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These are my thoughts: Feb 8, 2017.

“Nevertheless, She Persisted.”
If I were to have a gravestone, that’s what I would want engraved on it. In BIG BOLD LETTERS.

My mother was a strong, stubborn woman; just not when it came to women’s issues. She didn’t believe a woman belonged in politics, in the military, in the ministry, in the cockpit of a plane. Her list of what women should never do went on and on and on.

She had no time for the Gloria Steinem’s of the world. She would say: Be a secretary, a seamstress, a housewife, a teacher, a mother…

I can remember how thrilled I was when Geraldine Ferraro was put on the Democratic ticket. I can also remember vividly how my brother mocked her, and me, and how my mother agreed that she had no place in politics.

I don’t know where my sense of feminism came from. I was raised in a family where men could do or say anything, and women simply cooked the meals, did the laundry, raised the children and tried to keep the status quo.

This wasn’t me – ever. It drove my mother nuts!

As I do my DNA/Ancestry research I’m seeing some strong women who most certainly were not secretaries or housewives. Perhaps it is simply in my DNA to not settle for less than what it is I deserve as a human being.

Now, I’m in my 60’s and living openly as a lesbian. My partner of 34 years and I march and blog and do whatever we can for our share, and every other woman’s share, of dignity in Trump’s America. We also march,blog and do what we can for gay rights, but that’s a whole other blog!

It’s not about gay or straight, and I wish it wasn’t about Republican or Democrat. It should be about women being treated with respect. It’s about men who don’t value a woman and women who simply accept that as what their life is. We need women to value their life more, value their feelings more, value their worth more.

“She Was Warned… Nevertheless, She Persisted.”

As one does…

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When the first season of the television show Who Do You Think You Are aired, I totally got involved in finding out about my ancestors.  My father was thrilled with the things that we found about his family. The Hamp family. I’ll admit that I became obsessed, searching websites and documents when I should have been sleeping and working.

We’re into Season Three of the television show, my father has passed away, and still I search. I’m not exactly sure what or who it is I’m looking for, or why I’m so hell-bent on finding it or them. Something or someone pushes me on, and so on I go.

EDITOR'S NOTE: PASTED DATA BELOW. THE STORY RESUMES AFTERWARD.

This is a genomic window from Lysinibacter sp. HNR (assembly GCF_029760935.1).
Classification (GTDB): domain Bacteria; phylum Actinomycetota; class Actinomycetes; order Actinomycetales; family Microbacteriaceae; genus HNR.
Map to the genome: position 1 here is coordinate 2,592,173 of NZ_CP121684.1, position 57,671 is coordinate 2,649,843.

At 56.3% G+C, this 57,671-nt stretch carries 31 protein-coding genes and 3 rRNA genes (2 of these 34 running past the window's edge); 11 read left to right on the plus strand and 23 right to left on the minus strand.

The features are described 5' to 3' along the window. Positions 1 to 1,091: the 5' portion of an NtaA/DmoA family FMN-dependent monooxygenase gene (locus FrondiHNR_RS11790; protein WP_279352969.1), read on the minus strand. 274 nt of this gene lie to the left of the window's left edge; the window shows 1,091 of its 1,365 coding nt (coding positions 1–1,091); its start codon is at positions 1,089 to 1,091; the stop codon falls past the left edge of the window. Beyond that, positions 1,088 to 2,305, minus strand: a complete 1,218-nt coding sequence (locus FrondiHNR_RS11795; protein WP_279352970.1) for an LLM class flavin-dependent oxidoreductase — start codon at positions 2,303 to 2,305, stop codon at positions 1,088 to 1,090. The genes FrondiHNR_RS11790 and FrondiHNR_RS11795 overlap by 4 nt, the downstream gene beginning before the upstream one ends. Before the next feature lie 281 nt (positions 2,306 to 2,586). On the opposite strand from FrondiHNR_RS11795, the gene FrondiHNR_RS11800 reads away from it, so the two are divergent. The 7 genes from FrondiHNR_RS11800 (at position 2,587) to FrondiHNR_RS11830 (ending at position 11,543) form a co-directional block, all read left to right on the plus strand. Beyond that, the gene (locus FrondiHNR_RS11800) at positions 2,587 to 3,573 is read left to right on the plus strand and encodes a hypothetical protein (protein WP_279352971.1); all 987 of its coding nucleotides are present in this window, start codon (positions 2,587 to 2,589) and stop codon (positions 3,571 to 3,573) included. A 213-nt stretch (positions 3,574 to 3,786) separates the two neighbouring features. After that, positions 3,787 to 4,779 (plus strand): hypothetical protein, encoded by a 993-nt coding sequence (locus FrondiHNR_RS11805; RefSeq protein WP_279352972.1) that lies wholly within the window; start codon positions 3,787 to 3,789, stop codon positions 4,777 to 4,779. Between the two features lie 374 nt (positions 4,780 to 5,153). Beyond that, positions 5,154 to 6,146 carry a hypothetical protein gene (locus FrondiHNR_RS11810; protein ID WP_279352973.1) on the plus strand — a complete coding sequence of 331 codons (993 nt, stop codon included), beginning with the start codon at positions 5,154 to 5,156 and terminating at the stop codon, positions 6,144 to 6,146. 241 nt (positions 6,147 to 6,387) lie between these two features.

My brother sent me a box filled with documents and photos – a treasure trove for the searching soul. In this box, I discovered my great-uncle; Benjamin Franklin Hamp. There was a picture of Benjamin Franklin Hamp in this box, and if you take your finger and cover his mouth on this picture – the face you will see looking at you – is mine.

The search for one, Benjamin Franklin Hamp began immediately, with the best information coming from a letter in that treasure trove box from my brother. This letter, dated May 31, 1988, was written by Benjamin’s son, John, who at the time was searching for family history.  In this letter I discovered that Benjamin’s Mother (whose name ironically was Barbara Hamp) died either at childbirth or shortly thereafter.  There is a paragraph in this letter that just tears at my heart.  It reads as follows:   “B. F. Hamp (my Father) was put in an orphanage when his Mother died and remained there until the age of twelve.  At which time he was placed into the hands of a farmer. He was then to work for the farmer until he reached 21 years of age. The farmer would then give him a suit of clothes and $100 and he would be released from his bondage. The farmer who took him was very cruel.  In due time, my father ran away and for a few years after that he worked for another farmer.”

I’m still trying to wrap my head around the fact that my Great Uncle was – well – a slave. I never, ever imagined such a scenario in my family.

This picture I have of Benjamin shows him with his Father – my Great Grandfather Emanuel – when Benjamin was probably around 12. So – if he could see his father – why was he living in bondage on that farm?  Why wasn’t he with his / my family?

I know I can never find all the answers, and I don’t even know what having all the answers would do for me. I mean, I can’t even answer questions about some of the decisions I’ve made in my own life, let alone try to figure out why decisions were made in the 1800’s.

Still – there is a part of me that aches for that little boy in whose face I see my own. There is a connection I feel with this boy – this man – my Great Uncle Benjamin Franklin Hamp.  Born February 8, 1878 to a woman who never got to hold him or see him or watch him grow.  A woman who name was:  Barbara Hamp. The whole thing gives me chills…

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